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Charlie Sykes: Sykes Writes

The New Republic "Exposes" the SykesBelling Monster Behind Scott Walker

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Posted at Right Wisconsin

As hit jobs go, this is pretty run-of-the-mill, except for its length and the fact that it is the cover story of the once-prestigious New Republic:  The Unelectable Whiteness of Scott Walker: A journey through the poisonous, racially divided world that produced a Republican star.
The unsubtlety of the headline pretty much gives you the feel for this over-the-top and meandering trip through the fever swamps of anti-Walkerism.  Suffice it to say that writer Alec MacGillis establishes that he has frequented every anti-Walker website and twitter feed... and has fed deeply. His article is a heavy stew of urban legend, reheated unionista talking points, cherry-picked anecdotes and the usual journalistic hackery. 
And I haven’t even gotten to the part about me.
I actually had a drink with MacGillis (which he recounts) and found him to be as charming and engaging as he is clueless about Milwaukee. How clueless? At one point he described me as "a man-about-town with a smooth on-air manner and modish eyeglasses," which I’m pretty sure is eliciting guffaws from everyone who knows me. 
But the entertainment value here is pretty thin. 
You can read the whole thing yourself, of course, but I can save you the trouble: Walker supporters are raaaaacists. Suburban raaaaacists. Talk radio-listening raaaaaacists. Sunday morning TV show watching raaaaacists. And this goes on…. tediously…. for 7258 words.  (This has apparently become an obsession with the New Republic which featured a cover story in 2013, with the headline Original Sin: Why the GOP is and will continue to be the party of white people.)
MacGillis’s thesis seems to be that Walker is a product of reactionary politics aided and abetted by a two-headed monster of awfulness he calls SykesBelling. Even though he has a shaky grasp on the facts (we’ll have more on that later this week), he pays a somewhat flattering backhanded tribute to local talk radio and its influence on state politics. Short, non-New Republic Version: it’s a BFD around here.
No other midsize city has this kind of sustained and energized conservative forum for discussion of local politics. The only counterweights on the left are Wisconsin Public Radio, with its implicit but restrained liberalism, a lefty F.M. talk show in Madison with limited reach, and two African American talk-radio stations in Milwaukee, one of which recently went out of business.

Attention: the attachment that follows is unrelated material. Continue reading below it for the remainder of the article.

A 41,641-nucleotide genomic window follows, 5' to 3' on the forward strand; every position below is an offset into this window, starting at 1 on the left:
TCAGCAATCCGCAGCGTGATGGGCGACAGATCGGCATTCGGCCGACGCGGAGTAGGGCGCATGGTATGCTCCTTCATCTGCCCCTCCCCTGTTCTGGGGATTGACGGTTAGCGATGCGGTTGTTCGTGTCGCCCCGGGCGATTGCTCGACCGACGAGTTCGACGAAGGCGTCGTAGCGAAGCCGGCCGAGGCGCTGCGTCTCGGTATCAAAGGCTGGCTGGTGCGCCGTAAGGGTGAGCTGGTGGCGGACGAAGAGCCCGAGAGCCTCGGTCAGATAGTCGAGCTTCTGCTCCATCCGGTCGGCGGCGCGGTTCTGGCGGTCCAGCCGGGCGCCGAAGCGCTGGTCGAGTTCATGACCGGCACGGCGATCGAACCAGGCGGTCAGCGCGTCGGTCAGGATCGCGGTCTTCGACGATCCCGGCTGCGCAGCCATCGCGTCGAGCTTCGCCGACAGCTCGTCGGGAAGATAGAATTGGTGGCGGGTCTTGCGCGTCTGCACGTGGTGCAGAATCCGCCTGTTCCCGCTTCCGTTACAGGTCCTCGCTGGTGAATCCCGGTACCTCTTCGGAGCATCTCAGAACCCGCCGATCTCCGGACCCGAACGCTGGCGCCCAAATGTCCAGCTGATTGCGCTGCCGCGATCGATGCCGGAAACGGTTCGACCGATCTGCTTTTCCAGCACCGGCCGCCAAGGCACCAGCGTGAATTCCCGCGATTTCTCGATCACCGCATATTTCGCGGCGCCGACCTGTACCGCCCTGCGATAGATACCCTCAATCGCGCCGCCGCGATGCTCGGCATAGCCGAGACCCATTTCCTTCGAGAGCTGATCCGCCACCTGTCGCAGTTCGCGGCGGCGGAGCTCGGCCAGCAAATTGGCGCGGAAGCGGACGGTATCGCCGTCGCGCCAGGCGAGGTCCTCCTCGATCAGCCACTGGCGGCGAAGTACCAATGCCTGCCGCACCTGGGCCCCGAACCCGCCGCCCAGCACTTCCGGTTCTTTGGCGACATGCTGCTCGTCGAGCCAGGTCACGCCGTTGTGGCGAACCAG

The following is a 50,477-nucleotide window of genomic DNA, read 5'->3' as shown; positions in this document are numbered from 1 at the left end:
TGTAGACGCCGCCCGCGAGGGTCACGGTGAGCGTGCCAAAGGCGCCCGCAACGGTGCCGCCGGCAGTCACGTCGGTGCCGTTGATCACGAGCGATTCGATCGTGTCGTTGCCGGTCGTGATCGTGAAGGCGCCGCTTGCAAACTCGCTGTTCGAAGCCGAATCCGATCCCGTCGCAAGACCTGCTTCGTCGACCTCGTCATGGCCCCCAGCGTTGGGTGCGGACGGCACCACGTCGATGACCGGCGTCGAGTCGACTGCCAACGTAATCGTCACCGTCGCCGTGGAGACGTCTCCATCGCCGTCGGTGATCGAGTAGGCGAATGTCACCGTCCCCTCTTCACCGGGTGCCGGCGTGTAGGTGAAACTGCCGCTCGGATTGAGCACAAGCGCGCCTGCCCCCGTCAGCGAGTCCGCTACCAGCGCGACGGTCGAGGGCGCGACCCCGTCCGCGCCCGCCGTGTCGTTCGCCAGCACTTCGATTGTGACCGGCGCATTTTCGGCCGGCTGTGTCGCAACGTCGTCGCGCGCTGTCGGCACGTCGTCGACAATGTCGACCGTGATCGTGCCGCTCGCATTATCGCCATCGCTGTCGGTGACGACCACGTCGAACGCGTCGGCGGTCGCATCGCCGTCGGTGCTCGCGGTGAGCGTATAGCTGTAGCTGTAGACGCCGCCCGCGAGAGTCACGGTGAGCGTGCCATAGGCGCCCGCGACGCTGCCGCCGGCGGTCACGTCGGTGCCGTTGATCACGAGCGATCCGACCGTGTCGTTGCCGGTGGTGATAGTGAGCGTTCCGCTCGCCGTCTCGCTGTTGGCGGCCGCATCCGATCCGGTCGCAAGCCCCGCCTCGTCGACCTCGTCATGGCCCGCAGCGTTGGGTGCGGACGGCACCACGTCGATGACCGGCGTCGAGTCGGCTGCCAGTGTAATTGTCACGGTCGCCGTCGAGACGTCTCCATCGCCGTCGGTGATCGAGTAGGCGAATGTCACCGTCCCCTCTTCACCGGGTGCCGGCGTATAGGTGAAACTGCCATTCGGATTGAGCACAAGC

In the past dozen years, two moderate state senators in metro Milwaukee have lost their jobs in Republican primaries after falling out of favor with SykesBelling, while a third has moved sharply right to avoid their wrath. "The listenership is just so much higher here," says Scott Jensen, the former Republican speaker of the state Assembly. "And the ability to get people to march in step when [the shows] are all hammering the same themes is extraordinary." Dale Schultz, a moderate Republican state senator in southwestern Wisconsin who is retiring this year, is blunter. "Talk radio gets going and some of my colleagues end up wetting themselves," he says. "It’s appalling."
But to get the flavor of the thing, let’s cut to the very end of this endless piece, in which the intrepid reporter commits a flagrant act of journalism by turning on the TV in his hotel room. 
On Sunday morning, as the convention concluded with a closed-door prayer breakfast, I headed to my hotel and flipped on the television, just in time for Charlie Sykes’s weekly show. One of Sykes’s panelists raised the issue of "an incident in the fifteenth aldermanic district where supporters of a liberal candidate bought meals for voters." The fifteenth district is mostly black, the candidate is black, and the former acting mayor who provided the lunches to voters is black. But the panelist didn’t mention any of that. For his audience, who live beyond Fond du Lac Avenue and its check-cashing outlets and shuttered storefronts, over the city line where the humble frame houses and bungalows give way abruptly to McMansion subdivisions with names like Harmony Hills and River Heights, he didn’t need to.
Let’s unpack this bit of fatuousness and faux-profundity.  


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